Executives from United Technologies (UTC) and Raytheon on Monday said their merger would benefit the Pentagon and other customers but the proposed deal garnered immediate scepticism from US President Donald Trump.
The two companies, which unveiled a “merger of equals” on Sunday, said combining would boost development of faster weapons systems, connected aircraft and other envelope-pushing products, while saving the Pentagon and other customers money.
But Trump, who has shown more willingness than past US presidents to haggle with defence contractors and interject himself into the private sector in general, emerged as a potential question mark, telling CNBC on Monday that he was “concerned” by the merger.
“When I hear they’re merging, does that take away more competition? It becomes one big fat beautiful company,” he told CNBC.
“But I have to negotiate, meaning the United States has to buy things, and does that make it less competitive? Because it’s already non-competitive.”
Moments after Trump’s comments, UTC CEO Gregory Hayes said on CNBC that the two companies currently have almost no overlap and that their combination would not dent competition.
“We are looking forward to talking to the president later today,” Hayes said. “Once he understands the benefits of this merger and what it is going to do to reduce the costs of the government and what it’s going to do for jobs in this country, I think he’s going be supportive.”
Under Secretary of Defense Ellen Lord, who oversees acquisition and sustainment, “is engaging with industry leadership to understand the implications and governance as a result of this acquisition”, said Pentagon spokesman Lieutenant Colonel Mike Andrews.
“We look forward to working with Raytheon Technologies Corps to provide the best capabilities our warfighters deserve, at the greatest value to the taxpayer.”
The UTC merger with Raytheon would transform the two companies into a single conglomerate with varied but well-established brands, each in the top tier of its specialty. The two companies together would have about $74 billion in 2019 sales, according to the announcement.
Raytheon is best known for its Patriot air defence systems, which gained fame during the first Gulf War, and its Tomahawk cruise missiles, often the first weapons fired from US navy ships in recent conflicts.
UTC is a big player in the aeronautics industry with its Pratt & Whitney engines, which are used in civilian and military aircraft, including the F-35 multi-role stealth fighter, considered among the most advanced combat aircraft in the world.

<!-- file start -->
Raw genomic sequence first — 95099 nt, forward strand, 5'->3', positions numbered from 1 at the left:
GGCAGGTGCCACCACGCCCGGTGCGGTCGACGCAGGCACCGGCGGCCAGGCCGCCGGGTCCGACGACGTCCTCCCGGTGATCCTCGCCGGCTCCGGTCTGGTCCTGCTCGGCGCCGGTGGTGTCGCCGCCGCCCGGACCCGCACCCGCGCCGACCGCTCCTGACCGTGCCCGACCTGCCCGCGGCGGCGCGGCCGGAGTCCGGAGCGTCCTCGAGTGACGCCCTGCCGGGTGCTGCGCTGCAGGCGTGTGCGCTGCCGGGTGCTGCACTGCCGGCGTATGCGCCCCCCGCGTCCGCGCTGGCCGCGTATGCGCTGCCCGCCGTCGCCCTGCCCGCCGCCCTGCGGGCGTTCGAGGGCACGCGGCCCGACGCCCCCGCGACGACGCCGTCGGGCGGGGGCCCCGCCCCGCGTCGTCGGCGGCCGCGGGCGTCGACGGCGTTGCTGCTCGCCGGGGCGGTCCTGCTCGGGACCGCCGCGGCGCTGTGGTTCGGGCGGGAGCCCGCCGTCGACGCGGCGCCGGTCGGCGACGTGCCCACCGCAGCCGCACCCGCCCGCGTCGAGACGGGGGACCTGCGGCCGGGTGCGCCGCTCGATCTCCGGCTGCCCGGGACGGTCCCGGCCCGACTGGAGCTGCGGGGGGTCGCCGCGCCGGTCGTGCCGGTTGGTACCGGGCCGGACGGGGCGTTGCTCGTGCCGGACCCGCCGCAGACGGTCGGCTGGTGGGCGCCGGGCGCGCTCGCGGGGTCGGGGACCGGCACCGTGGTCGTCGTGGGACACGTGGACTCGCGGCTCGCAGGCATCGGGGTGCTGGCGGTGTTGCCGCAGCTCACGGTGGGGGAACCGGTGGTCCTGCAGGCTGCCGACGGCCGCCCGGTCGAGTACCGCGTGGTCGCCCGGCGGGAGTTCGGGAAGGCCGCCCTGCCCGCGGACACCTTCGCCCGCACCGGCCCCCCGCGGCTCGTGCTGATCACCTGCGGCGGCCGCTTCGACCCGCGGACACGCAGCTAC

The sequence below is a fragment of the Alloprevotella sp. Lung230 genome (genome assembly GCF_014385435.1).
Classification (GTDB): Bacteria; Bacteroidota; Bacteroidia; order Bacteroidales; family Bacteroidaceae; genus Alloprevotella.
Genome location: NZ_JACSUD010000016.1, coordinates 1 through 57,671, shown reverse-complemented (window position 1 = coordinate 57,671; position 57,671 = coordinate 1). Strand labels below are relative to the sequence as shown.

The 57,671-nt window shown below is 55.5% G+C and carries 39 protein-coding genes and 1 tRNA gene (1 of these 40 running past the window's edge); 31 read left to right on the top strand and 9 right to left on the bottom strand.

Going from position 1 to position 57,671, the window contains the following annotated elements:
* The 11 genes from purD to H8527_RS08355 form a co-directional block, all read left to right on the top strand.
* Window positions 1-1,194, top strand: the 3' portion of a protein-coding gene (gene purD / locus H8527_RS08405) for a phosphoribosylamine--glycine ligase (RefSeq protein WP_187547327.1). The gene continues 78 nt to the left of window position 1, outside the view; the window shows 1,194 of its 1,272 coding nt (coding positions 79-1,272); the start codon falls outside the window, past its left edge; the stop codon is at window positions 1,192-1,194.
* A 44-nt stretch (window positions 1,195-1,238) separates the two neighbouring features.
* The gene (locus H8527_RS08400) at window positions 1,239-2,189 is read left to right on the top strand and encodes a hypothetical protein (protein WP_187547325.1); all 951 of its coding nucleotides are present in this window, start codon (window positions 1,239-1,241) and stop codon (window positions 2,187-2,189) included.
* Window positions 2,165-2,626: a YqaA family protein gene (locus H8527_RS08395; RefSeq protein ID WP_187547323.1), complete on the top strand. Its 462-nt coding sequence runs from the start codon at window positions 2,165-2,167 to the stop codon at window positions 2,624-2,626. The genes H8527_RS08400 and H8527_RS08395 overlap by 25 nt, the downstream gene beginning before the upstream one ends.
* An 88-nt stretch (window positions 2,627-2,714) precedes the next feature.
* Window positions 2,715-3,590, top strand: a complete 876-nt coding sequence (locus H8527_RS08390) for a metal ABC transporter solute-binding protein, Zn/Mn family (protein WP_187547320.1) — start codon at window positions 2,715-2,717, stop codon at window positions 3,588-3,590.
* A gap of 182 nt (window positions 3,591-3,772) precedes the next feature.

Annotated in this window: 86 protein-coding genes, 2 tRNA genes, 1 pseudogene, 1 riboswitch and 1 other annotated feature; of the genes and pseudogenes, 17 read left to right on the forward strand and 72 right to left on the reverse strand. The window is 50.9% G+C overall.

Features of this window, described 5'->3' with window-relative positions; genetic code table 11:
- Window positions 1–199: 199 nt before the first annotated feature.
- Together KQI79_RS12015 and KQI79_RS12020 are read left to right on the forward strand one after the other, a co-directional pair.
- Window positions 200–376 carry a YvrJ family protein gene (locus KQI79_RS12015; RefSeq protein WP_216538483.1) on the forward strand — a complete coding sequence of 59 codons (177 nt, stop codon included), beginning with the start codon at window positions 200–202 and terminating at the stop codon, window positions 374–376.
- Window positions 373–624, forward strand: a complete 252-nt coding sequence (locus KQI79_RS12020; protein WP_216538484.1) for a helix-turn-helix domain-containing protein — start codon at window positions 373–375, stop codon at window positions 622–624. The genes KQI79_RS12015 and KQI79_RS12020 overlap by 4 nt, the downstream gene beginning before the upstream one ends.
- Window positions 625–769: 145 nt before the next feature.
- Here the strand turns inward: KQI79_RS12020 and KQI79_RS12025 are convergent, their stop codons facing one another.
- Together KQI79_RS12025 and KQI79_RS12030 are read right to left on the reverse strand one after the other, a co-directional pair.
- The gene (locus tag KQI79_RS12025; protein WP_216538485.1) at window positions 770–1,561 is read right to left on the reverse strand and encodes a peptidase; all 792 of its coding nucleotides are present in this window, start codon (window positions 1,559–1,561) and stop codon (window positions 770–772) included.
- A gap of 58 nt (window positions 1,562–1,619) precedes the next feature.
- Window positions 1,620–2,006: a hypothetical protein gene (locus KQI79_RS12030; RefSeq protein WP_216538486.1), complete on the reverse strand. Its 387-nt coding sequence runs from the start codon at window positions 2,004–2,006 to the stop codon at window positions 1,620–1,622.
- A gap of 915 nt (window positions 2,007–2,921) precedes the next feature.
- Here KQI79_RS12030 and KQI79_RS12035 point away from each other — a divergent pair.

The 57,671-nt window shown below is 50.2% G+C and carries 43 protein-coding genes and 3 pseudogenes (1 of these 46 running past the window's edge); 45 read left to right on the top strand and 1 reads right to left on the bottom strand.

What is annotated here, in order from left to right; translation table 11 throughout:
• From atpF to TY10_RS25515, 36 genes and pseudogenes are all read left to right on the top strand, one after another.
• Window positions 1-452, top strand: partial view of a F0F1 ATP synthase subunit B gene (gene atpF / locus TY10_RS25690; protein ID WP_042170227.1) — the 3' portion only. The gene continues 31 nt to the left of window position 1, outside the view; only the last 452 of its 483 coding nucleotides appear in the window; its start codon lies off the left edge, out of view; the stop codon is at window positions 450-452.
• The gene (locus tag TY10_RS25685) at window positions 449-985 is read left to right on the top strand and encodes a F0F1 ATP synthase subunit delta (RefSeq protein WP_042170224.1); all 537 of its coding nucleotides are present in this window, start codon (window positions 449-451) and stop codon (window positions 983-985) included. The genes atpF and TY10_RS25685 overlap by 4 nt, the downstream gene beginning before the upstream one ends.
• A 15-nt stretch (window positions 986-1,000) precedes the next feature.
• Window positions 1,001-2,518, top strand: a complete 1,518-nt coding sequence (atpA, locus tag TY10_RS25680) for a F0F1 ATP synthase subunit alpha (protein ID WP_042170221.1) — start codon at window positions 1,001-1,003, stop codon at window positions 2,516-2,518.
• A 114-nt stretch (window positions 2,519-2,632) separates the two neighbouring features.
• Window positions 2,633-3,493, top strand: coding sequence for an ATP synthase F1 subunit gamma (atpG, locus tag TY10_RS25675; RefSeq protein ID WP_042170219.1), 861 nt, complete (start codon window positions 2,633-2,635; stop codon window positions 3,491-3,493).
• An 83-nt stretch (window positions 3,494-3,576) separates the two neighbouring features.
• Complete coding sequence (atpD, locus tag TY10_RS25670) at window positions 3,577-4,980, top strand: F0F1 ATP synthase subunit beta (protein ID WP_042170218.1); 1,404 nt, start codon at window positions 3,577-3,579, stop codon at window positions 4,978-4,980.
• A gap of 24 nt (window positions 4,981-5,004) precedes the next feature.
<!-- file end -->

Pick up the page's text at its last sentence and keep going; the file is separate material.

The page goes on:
Combining the companies will result in annual savings of $1 billion by year four, about half of which could go to the US government, the companies said.
Those savings are one reason the US Department of Defense “is going to really like this deal”, Hayes told analysts on a conference call.
The companies’ pitch also emphasised the upside in terms of technological breakthroughs through an $8 billion research and development budget, 60,000 engineers and 38,000 active patents.
Technology is no longer changing in “a linear fashion”, Raytheon CEO Thomas Kennedy told analysts, saying the speed of change is “exponential” in many instances.
“We’re starting to see significant increases in technology growth in multiple areas that affect our business,” Kennedy said. “So we believe that we need to invest in technology and that capability.”
Expertise from UTC’s Pratt & Whitney business on thermal management could have applications in Raytheon’s defence products, while Raytheon’s understanding of cybersecurity to boost commercial aviation, he added.
A note from Morningstar praised the deal, saying the “combined company will benefit from increased scale, complementary technology that plugs the gaps of each separate company’s portfolios, and a portfolio that can offset a slowdown in either end market’s spending growth”.
Morningstar added it does not expect “any significant hurdles on the regulatory front, given that both firms have minimal overlap in terms of their underlying businesses”.
A Credit Suisse note also alluded to “limited product overlap” but said the economic benefits of the deal “seem modest” and that the promised $1 billion in annual cost savings appear “somewhat questionable”.
Shares of Raytheon rose 0.7 per cent to $187.19, while UTC fell 3.1 per cent to $128.01.